The evidence that increased expenditure on schools improves student outcomes continues to accumulate. Yet another study has found that it increases test scores, reduces drop-out rates and increases tertiary education enrolments.
The new study analysed the relationship between school spending and student outcomes in the US state of Wisconsin. It found that an increase in per student expenditure of 5% resulted in a 25% reduction in the drop-out rate, an increase in test scores of approximately 30% of a standard deviation, and a 15% increase in postsecondary enrolment. The effect on test scores was estimated at about half that of reducing class sizes by eight students.
The study exploited a unique aspect of the Wisconsin school finance system to analyse the impact of increased expenditure. Since 1993-94, state-imposed revenue limits have capped the total amount of revenue that a school district in Wisconsin can raise for operating expenses. If a district wishes to exceed these caps, it must ask for voter approval in a local referendum. In practice, district residents who vote in favour of the initiative agree to a predetermined increase in their property taxes. Since 1993, roughly 1,200 referenda to override revenue limits have been held.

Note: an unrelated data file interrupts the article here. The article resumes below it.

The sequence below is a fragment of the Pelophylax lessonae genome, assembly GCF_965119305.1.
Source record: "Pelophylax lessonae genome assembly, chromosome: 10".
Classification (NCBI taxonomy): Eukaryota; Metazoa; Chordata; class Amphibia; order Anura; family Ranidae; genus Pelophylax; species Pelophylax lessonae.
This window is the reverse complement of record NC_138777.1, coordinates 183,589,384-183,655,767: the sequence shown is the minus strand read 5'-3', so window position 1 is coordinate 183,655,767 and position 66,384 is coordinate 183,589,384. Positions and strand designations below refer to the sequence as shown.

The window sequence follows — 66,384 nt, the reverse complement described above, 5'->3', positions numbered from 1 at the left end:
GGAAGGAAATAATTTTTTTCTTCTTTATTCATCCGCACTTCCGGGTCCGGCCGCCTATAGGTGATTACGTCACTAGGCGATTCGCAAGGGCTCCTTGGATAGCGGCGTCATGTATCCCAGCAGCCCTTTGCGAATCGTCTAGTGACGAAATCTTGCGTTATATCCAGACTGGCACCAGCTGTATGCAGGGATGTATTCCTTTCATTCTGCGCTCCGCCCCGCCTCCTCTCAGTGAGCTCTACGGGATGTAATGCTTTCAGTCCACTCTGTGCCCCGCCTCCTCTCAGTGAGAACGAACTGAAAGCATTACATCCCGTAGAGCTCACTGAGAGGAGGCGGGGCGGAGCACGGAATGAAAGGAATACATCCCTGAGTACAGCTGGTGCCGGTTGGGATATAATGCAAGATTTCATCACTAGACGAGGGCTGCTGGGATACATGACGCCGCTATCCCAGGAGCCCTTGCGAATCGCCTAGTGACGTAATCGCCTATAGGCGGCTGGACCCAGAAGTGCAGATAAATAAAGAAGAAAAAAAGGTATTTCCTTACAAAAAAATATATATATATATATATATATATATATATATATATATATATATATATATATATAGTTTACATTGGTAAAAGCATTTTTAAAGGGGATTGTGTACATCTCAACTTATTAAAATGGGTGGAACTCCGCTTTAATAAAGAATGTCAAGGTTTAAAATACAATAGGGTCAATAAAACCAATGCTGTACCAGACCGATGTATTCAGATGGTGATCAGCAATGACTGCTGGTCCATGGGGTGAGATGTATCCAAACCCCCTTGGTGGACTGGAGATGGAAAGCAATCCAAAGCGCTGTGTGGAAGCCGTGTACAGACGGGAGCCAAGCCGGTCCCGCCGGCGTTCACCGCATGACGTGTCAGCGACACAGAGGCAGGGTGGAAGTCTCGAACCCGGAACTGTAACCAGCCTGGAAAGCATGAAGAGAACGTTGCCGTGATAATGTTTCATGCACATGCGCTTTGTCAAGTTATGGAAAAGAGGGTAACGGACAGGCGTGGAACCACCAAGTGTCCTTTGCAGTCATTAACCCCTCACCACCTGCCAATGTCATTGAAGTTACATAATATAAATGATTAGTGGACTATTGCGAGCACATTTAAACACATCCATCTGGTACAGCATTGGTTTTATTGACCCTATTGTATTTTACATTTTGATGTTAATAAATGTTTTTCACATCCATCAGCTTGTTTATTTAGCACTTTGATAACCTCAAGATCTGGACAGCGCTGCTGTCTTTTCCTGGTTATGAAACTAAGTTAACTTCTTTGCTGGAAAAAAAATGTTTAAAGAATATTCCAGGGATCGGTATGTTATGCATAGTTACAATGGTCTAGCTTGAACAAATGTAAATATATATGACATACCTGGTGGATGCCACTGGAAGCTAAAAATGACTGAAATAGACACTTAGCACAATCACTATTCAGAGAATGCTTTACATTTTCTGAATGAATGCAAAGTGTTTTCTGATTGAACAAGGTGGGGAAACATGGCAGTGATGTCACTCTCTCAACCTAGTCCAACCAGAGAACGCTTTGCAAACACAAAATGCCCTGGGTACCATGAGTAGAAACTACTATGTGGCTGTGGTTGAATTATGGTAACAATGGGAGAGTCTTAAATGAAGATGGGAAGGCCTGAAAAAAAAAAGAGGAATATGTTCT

The study compared the revenue limits and total expenditures of school districts where a similar initiative at some point in time was narrowly successful to those where the initiative was narrowly defeated. It found that, relative to districts where an initiative was narrowly defeated, school districts that barely pass a referendum spend roughly $500 (5%) more per student each year in the years following the election.
Most of the additional resources were spent on reductions to student-staff ratios, increases in average teacher salaries, and increases in average teacher experience (potentially due to decreased teacher attrition). The remainder was spent on support services for students to improve attendance, health services such medical, dental and nursing, and career guidance services.
The study relied on a novel source of variation and employed a different identification strategy, but the results are consistent with those of many other recent studies of school expenditure and outcomes. Twenty-five other studies since 2015 have shown increased expenditure on schools improves student outcomes, especially for disadvantaged students.